A decade or so ago I woke up in a cold sweat, panicked that I had never been to the Baseball Hall of Fame.
So I booked a flight to Albany, N.Y., rented a car, and my wife and I drove to Cooperstown, the small New York village where the game’s greatest players are enshrined.
Uplifted by the experience of treading among the plaques, memorabilia and exhibits, I figured I never would need to return. But that was before I had grandchildren.
If there is anything better than visiting the Baseball Hall of Fame, it’s taking your grandkids there. And since mine — Katie, 9, and Blake, 8 — live only about 31⁄2 hours from Cooperstown, we made the trip a fortnight ago with their mother and grandmother tagging along.
To tell the truth, Katie isn’t much of a baseball fan — she’s into cheerleading — but Blake … well, let’s just say he and I went to a sporting-goods store, where I helped him pick out a traditional Yankees ball cap.
Once we arrived in Coopers-town, my biggest concern was maintaining their attention while traipsing through the three floors of all that baseball stuff.
But I needn’t have worried. Lacking a wide range of interactive exhibits that appeal to children, the Baseball Hall of Fame makes up for it with a scavenger hunt of sorts.
On entry, youths are given a sheet of paper with 10 questions that can be answered only by visiting each area of the building. For example, one question asked for the number of American flags on a suitcase used by a women who played pro ball during World War II.
In helping the kids obtain these answers, adults are assured they won’t miss any of the specific areas, either. Thus the “hunt” serves a dual purpose of educating the children as well as the adults.
Once complete, the forms are turned in at the bookstore for a set of 10 sans-bubble-gum cards that describe the areas they have visited. I would have preferred a 1952 Topps Mickey Mantle replica card, but Katie and Blake were delighted to be rewarded for their work.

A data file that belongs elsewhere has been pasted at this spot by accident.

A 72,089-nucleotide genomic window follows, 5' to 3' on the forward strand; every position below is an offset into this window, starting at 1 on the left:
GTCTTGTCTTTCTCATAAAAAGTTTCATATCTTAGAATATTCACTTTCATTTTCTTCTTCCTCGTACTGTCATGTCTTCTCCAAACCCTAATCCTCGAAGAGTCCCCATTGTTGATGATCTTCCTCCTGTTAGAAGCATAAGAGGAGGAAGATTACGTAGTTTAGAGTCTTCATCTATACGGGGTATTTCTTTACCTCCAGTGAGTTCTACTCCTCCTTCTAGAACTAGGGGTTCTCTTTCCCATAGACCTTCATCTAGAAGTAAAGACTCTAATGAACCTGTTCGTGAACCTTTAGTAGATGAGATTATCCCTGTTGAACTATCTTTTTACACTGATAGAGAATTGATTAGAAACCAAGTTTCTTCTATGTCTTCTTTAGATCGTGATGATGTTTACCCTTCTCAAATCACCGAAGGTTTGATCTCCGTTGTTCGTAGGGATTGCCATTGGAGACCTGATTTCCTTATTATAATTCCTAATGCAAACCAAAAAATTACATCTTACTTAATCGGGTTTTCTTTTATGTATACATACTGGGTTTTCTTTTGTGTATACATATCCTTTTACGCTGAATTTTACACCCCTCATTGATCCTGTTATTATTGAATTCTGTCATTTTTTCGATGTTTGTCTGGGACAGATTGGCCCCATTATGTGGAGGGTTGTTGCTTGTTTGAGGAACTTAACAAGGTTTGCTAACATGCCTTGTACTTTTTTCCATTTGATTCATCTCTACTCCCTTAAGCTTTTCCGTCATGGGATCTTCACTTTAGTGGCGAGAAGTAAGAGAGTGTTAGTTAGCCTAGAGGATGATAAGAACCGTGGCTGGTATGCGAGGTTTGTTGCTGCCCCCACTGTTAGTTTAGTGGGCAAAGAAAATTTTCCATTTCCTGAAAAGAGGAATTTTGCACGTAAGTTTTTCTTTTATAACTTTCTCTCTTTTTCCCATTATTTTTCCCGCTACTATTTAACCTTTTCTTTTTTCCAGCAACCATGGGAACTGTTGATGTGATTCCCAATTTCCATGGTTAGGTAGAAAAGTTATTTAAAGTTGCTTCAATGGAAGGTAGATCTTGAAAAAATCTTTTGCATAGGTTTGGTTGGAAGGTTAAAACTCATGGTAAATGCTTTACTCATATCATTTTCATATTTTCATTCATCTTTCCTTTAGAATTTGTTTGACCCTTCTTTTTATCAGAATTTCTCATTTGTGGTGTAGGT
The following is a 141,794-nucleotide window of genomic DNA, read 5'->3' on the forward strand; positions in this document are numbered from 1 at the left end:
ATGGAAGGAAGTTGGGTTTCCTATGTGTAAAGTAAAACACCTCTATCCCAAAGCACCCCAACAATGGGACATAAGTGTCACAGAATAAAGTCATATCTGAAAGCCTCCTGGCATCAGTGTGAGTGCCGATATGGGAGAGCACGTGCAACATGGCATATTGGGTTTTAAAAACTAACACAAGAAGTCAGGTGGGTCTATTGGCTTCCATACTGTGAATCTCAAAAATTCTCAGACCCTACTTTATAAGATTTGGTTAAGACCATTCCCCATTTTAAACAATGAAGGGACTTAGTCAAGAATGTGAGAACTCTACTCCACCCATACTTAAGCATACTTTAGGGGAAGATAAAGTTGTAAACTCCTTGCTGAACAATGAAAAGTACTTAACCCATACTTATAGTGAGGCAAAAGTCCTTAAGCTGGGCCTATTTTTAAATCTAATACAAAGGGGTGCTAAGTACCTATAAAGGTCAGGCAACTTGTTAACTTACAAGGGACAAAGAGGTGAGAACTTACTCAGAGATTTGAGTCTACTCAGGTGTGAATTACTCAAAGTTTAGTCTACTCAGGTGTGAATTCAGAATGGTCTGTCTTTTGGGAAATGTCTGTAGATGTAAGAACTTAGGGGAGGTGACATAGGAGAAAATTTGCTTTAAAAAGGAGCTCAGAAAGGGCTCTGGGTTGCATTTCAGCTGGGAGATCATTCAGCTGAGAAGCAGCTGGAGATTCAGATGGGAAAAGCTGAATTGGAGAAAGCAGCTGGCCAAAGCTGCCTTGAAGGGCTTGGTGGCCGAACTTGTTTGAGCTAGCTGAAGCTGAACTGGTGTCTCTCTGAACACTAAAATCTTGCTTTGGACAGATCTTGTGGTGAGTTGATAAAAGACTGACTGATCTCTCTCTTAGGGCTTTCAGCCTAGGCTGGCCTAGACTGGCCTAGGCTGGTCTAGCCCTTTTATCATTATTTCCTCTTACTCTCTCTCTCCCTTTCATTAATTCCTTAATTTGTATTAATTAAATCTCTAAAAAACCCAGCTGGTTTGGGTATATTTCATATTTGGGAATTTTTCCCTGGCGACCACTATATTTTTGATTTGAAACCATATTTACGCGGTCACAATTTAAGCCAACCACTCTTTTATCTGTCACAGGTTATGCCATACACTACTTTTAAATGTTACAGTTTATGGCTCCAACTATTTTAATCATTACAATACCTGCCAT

I have to admit I had an ulterior motive for my second trip to Cooperstown. I wanted to have my picture taken next to the life-sized statue of Buck O’Neil, the Kansas City icon who fell two votes shy of induction to the Hall during a special election, but since has become the namesake of the shrine’s Lifetime Achievement Award.
The grandkids, of course, didn’t know Buck O’Neil from Buck Rodgers, but the moment was special for me because I’ve felt an affinity for the former Negro League player ever since I learned he was buried in the same K.C. cemetery as a slew of my relatives.
On the night before we visited Cooperstown, we stayed in nearby Oneonta, where we went to ancient Damaschke Field and watched the Oneonta Tigers, a Detroit farm team, tangle with the Hudson Valley Renegades in their last homestand of the fading summer.
Also located in Oneonta is the National Soccer Hall of Fame, but we didn’t have the time — or the overwhelming inclination — to darken its doors. Our youngest daughter is a soccer nut. Let her take Katie and Blake there. How’s that for a classic example of rationalization?